What can the lowly crustacean teach about genetic diversity? Quite a bit, as it turns out.
Biblical creationists believe that animals were created according to their kinds.1 Interestingly, there is considerable diversity within created kinds today. For example, horses, donkeys, and zebras are all believed to have descended from an original created kind, yet today they are classified as different species. This brings up some fascinating questions about how and why animals within a kind diverge.
Sometimes when dissimilar animals are bred, such as dogs from different breeds, the offspring are stronger and healthier than the parents. This principle is commonly applied in agriculture where hybrid corn and crossbred livestock are an important means of maintaining high productivity. However, if the parents are too dissimilar, the opposite can happen. When hybrids are less fit, it is termed “outbreeding depression.” An example of this was studied in the copepod Tigriopus californicus, a tiny crustacean living in rock pools of the high intertidal zone on the coast of California.2 The researchers found that inbred hybrids were not able to properly upregulate (increase the product of) genes in mitochondrial DNA (mtDNA) in response to salinity stress (increase in salt concentration).3
The majority of DNA in all animals is found in the nucleus of the cell. However, there is some important DNA found in mitochondria, tiny organelles outside the nucleus in the cytoplasm of the cell. Mitochondria are responsible for providing a usable form of energy for the cell, and mtDNA encodes some of the genes necessary for this function.
One curious thing about mtDNA is that it has a much higher mutation rate than nuclear DNA. Occasionally these mutations are associated with disease, but many times they are not. It had been thought that these mutations are generally neutral and accumulate at a constant rate. Based on these assumptions, scientists have attempted to use mtDNA as a molecular clock. The idea is that if one can estimate the current mutation rate and count the genetic differences between two species, one can mathematically calculate approximately when those species diverged. Of course this also assumes the two species are actually related. Scientists were surprised to find that the rate at which the clock “ticks” (rate of mutation) was significantly different when based on actual measurements compared to the rate estimated based on evolutionary assumptions.4 Also, a number of studies have demonstrated that nonrandom processes, including perhaps selection, affect the pattern seen in mtDNA. This undermines its usefulness in dating historic events.5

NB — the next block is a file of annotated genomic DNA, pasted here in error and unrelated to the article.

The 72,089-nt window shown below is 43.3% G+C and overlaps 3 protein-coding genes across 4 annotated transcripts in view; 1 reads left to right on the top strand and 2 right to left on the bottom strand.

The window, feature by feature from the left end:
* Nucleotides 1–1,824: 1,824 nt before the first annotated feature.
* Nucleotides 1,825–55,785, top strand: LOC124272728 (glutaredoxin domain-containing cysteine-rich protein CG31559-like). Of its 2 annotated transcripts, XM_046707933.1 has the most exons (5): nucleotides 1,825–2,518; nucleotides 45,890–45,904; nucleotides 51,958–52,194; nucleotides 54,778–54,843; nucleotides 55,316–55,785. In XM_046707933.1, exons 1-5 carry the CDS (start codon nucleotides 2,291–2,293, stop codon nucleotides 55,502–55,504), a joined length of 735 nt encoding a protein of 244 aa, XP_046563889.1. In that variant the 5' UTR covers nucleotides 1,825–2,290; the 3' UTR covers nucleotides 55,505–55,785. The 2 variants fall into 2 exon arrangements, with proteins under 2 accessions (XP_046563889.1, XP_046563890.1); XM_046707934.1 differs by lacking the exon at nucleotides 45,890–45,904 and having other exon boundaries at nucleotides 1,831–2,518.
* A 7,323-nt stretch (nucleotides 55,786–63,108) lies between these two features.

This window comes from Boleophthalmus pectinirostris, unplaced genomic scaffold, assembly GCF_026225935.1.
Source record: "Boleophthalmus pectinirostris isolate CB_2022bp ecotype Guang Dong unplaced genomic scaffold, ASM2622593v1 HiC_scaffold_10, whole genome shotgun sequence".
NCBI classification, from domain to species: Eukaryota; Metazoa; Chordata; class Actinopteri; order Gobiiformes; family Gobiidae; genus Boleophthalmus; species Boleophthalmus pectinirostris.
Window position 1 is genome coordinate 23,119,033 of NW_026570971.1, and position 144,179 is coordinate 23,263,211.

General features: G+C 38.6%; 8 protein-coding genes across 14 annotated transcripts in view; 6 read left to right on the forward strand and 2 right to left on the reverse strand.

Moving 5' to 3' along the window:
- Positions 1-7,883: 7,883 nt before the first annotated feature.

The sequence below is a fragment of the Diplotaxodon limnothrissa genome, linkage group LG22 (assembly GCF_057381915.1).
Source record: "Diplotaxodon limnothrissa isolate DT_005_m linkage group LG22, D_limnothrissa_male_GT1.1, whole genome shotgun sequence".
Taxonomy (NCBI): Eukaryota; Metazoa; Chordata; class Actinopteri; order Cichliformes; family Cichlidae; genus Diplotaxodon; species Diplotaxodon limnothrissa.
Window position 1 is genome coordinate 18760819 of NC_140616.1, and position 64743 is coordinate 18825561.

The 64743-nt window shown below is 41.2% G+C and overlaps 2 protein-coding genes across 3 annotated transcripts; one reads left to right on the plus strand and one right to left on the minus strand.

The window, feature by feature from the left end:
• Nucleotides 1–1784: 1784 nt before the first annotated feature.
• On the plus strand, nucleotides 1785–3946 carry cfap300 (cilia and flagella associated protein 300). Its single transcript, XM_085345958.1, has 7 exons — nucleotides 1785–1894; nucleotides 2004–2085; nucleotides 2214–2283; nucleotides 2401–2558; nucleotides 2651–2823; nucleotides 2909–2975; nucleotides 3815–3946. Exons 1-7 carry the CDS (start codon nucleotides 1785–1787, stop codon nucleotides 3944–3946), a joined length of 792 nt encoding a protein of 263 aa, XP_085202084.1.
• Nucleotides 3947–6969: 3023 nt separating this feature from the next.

Not all genes necessary for the proper function of mitochondria are in mtDNA; most of them are in the nuclear DNA. One important gene is a mitochondrial RNA polymerase (mtRPOL) that copies the information from the DNA into RNA so it can be used. This mtRPOL, although encoded in the nuclear DNA, works specifically on mtDNA. The sequences of both the mtRPOL gene and genes in the mtDNA differed between the three populations of T. californicus investigated.
An interesting pattern emerged when copepods from the Santa Cruz population were hybridized with those from Abalone Cove. When the hybrids had mtRPOL and mtDNA genotypes matching that of a parental population, they performed well under salinity stress conditions as did the parents. However, when hybrids had mismatched genotypes, they were unable to properly upregulate mtDNA genes in response to this stress (this is an example of outbreeding depression).6 Mismatched hybrids were also less viable than the parents or matched hybrids from this lack of coordinated gene expression.
The authors point out that the observed pattern can be explained by the Dobzhansky-Muller model. This model proposes that essentially neutral mutations develop in different groups over time; these mutations are only harmful if they are combined with another mutation that is incompatible. In this case, the mtRPOL and mtDNA were co-adapted within the two different copepod populations. When they were mismatched, there was a lack of coordinated gene expression, and the hybrids were not able to respond well to the applied stress.
A very different pattern was observed in hybrids between copepods from San Diego and the other two populations. Hybrids with matched mtRPOL–mtDNA were less able to upregulate mitochondrial genes than parental controls or mismatched hybrids. The San Diego mtRPOL genotype was never favored in the hybrids. The authors explained this with a different model proposed by Kimura. In this model harmful mutations arise, but their harmful effects are neutralized by subsequent mutation. The authors propose that the San Diego mtRPOL resulted from a harmful mutation, but that some other unidentified mutation has neutralized it within the San Diego population. Therefore, the harmful effects of the mutation are only seen when the unidentified mutation is lost through the interbreeding of hybrids.